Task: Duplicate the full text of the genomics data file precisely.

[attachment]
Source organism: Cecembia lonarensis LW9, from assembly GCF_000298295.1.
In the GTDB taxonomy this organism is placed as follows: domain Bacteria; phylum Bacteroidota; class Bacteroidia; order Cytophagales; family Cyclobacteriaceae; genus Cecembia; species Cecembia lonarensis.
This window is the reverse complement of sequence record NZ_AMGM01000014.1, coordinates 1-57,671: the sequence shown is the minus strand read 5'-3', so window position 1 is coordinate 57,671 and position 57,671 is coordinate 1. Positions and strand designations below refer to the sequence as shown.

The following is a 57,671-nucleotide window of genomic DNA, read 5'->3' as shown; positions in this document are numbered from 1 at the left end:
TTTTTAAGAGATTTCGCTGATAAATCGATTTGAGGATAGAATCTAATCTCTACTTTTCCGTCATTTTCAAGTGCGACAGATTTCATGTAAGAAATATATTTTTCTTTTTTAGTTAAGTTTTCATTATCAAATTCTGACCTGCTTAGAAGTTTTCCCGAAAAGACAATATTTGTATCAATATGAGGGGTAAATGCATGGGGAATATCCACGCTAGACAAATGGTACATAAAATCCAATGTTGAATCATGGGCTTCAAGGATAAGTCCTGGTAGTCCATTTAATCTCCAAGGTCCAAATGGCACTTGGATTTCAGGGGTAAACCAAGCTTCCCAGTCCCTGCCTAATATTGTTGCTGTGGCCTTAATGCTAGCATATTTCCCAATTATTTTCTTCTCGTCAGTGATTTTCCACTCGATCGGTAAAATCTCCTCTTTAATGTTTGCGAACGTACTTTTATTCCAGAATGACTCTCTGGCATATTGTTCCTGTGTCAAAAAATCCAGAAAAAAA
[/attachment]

Source organism: Cecembia lonarensis LW9, from assembly GCF_000298295.1.
In the GTDB taxonomy this organism is placed as follows: domain Bacteria; phylum Bacteroidota; class Bacteroidia; order Cytophagales; family Cyclobacteriaceae; genus Cecembia; species Cecembia lonarensis.
This window is the reverse complement of sequence record NZ_AMGM01000014.1, coordinates 1-57,671: the sequence shown is the minus strand read 5'-3', so window position 1 is coordinate 57,671 and position 57,671 is coordinate 1. Positions and strand designations below refer to the sequence as shown.

The following is a 57,671-nucleotide window of genomic DNA, read 5'->3' as shown; positions in this document are numbered from 1 at the left end:
TTTTTAAGAGATTTCGCTGATAAATCGATTTGAGGATAGAATCTAATCTCTACTTTTCCGTCATTTTCAAGTGCGACAGATTTCATGTAAGAAATATATTTTTCTTTTTTAGTTAAGTTTTCATTATCAAATTCTGACCTGCTTAGAAGTTTTCCCGAAAAGACAATATTTGTATCAATATGAGGGGTAAATGCATGGGGAATATCCACGCTAGACAAATGGTACATAAAATCCAATGTTGAATCATGGGCTTCAAGGATAAGTCCTGGTAGTCCATTTAATCTCCAAGGTCCAAATGGCACTTGGATTTCAGGGGTAAACCAAGCTTCCCAGTCCCTGCCTAATATTGTTGCTGTGGCCTTAATGCTAGCATATTTCCCAATTATTTTCTTCTCGTCAGTGATTTTCCACTCGATCGGTAAAATCTCCTCTTTAATGTTTGCGAACGTACTTTTATTCCAGAATGACTCTCTGGCATATTGTTCCTGTGTCAAAAAATCCAGAAAAAAA